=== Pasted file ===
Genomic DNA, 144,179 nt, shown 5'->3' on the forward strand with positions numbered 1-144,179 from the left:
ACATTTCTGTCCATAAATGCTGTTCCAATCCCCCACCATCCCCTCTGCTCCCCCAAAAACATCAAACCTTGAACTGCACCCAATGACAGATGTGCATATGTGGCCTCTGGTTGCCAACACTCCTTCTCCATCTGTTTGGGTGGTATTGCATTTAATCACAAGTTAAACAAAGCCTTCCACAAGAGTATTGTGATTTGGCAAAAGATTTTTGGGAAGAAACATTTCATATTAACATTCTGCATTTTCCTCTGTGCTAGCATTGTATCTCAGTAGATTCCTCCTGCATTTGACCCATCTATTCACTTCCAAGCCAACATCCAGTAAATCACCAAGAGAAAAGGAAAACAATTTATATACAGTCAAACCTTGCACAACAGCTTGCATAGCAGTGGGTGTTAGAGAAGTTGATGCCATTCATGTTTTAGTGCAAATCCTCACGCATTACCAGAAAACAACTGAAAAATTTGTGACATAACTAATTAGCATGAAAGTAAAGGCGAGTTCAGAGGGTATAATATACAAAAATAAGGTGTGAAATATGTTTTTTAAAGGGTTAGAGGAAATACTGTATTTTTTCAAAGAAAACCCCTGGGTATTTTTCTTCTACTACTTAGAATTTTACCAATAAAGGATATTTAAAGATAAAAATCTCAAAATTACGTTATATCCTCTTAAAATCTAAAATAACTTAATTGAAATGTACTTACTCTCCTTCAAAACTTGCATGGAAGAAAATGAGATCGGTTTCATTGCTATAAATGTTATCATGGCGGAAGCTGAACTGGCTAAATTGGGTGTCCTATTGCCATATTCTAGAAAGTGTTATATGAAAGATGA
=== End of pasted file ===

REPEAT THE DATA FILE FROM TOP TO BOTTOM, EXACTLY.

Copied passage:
Genomic DNA, 144,179 nt, shown 5'->3' on the forward strand with positions numbered 1-144,179 from the left:
ACATTTCTGTCCATAAATGCTGTTCCAATCCCCCACCATCCCCTCTGCTCCCCCAAAAACATCAAACCTTGAACTGCACCCAATGACAGATGTGCATATGTGGCCTCTGGTTGCCAACACTCCTTCTCCATCTGTTTGGGTGGTATTGCATTTAATCACAAGTTAAACAAAGCCTTCCACAAGAGTATTGTGATTTGGCAAAAGATTTTTGGGAAGAAACATTTCATATTAACATTCTGCATTTTCCTCTGTGCTAGCATTGTATCTCAGTAGATTCCTCCTGCATTTGACCCATCTATTCACTTCCAAGCCAACATCCAGTAAATCACCAAGAGAAAAGGAAAACAATTTATATACAGTCAAACCTTGCACAACAGCTTGCATAGCAGTGGGTGTTAGAGAAGTTGATGCCATTCATGTTTTAGTGCAAATCCTCACGCATTACCAGAAAACAACTGAAAAATTTGTGACATAACTAATTAGCATGAAAGTAAAGGCGAGTTCAGAGGGTATAATATACAAAAATAAGGTGTGAAATATGTTTTTTAAAGGGTTAGAGGAAATACTGTATTTTTTCAAAGAAAACCCCTGGGTATTTTTCTTCTACTACTTAGAATTTTACCAATAAAGGATATTTAAAGATAAAAATCTCAAAATTACGTTATATCCTCTTAAAATCTAAAATAACTTAATTGAAATGTACTTACTCTCCTTCAAAACTTGCATGGAAGAAAATGAGATCGGTTTCATTGCTATAAATGTTATCATGGCGGAAGCTGAACTGGCTAAATTGGGTGTCCTATTGCCATATTCTAGAAAGTGTTATATGAAAGATGA